In January 2023, a new project was launched by Green Spot Mongstad—an energy tunnel designed to distributewaste heat throughout the industrial park. This enables the utilization of excess heat from other activities in the area while saving companies energy consumption and heating costs. Einar Vaage, the leader of Green Spot Mongstad, is highly positive to the idea of establishing a pyrolysis plant at Mongstad.

"We are focused on leveraging the synergies among the stakeholders in the industrial park to create new value. Several actors need to increase the degree of material recycling, and we see synergies with other actors as well, as pyrolysis oil is suitable for further refining. Therefore, we believe that a pyrolysis plant can create upstream and downstream industrial symbiosis and strengthen the entire industrial area of Mongstad," says Vaage.

Proof of concept

Recuro has spent the past year piloting the technology and testing different types of feedstock. In December 2022, they conducted a pilot test using induction-heated reactors in the pyrolysis process. The results bode well for their upcoming capital fundraising efforts.

"We have consistently testet the technology. This way, we reduce risk for the company and our investors. This test was crucial and it demonstrates the functionality of the induction technology," says Jakobsen. Moving forward, the company will test various types of plastic as feedstock and explore future construction phases.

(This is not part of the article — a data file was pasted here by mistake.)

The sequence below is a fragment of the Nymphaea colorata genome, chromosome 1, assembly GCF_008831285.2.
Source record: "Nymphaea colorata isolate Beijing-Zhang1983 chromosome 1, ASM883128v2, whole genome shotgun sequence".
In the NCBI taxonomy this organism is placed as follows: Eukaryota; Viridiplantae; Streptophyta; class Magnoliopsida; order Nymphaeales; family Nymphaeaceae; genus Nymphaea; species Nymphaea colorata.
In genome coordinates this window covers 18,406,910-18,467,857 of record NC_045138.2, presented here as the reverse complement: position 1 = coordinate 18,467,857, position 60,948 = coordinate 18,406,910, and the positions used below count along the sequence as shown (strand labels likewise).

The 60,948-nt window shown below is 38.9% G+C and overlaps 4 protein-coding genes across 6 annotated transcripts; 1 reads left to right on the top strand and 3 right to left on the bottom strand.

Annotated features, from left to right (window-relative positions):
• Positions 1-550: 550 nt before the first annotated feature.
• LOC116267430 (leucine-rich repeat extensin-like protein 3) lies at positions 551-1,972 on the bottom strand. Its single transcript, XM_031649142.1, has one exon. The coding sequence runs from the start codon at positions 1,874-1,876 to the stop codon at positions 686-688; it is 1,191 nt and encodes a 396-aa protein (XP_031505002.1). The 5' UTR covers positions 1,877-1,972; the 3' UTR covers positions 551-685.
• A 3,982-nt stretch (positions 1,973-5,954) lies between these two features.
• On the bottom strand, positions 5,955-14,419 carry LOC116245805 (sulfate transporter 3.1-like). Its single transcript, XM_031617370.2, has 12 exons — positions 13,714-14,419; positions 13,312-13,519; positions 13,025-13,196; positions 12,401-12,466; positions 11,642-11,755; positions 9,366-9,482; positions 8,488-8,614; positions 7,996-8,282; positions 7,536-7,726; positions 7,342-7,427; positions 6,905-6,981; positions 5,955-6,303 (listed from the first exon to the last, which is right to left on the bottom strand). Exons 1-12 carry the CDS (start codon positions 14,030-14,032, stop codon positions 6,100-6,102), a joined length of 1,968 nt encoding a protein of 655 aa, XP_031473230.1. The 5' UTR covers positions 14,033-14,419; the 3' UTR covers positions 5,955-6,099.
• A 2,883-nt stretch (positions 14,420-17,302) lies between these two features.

"We will build the facility in multiple stages, gradually expanding the capacity from 25 tons of plastic per day. This approach reduces risk and enables us to test the processes and procedures along the way," explains Jakobsen.

140,000 Tons of plastic

Recuro's ambition is to establish plants with a capacity of 400 tons of plastic per day. In this case, it is not the capacity that poses limitations, but rather the availability of plastic waste. Therefore, the company actively collaborates with the waste management industry to find effective solutions for handling plastic waste from both households and the industry. "We work closely with upstream actors to ensure access to raw materials. With our ambitions, we will likely need to consider multiple waste streams," says Jakobsen.

Buildingthe team

Lately, Recuro has prioritised recruitment of key personell to guide the company through the capital fundraising process and into the first construction phase. First on board was CEO Arve Jakobsen, who took over after founder Eirik Belland transitioned to the role of working boardmember in September of last year. Shortly after, HR Director Liv Ingrid Ruset was hired, and in January of this year, the company announced two new team members—Bjørnar Tunheim as CTO and Vibeke Aarseth as the HSE and Quality Manager. In March, Runar Myrvoll also joined as the Project Director.

The rapid growth is partly enabled by the parent company Effee, a technology company that has experienced significant expansion in recent years. Recuro originates from this company.

"We receive significant support from Effee Induction. They have already undergone substantial growth, going from a handful of employees to 100 in just two years. They have access to resources and expertise that are highly beneficial to Recuro as well," says Jakobsen.

Jakobsen also express gratitude to Innovation Norway for their support, which has been and continues to be crucial, especially for the technologydevelopment.

Recuro is now preparing for the upcoming funding round.

Contact Arve if you need more information about this story.
Arve Jakobsen
Arve Jakobsen
Chief Executive Officer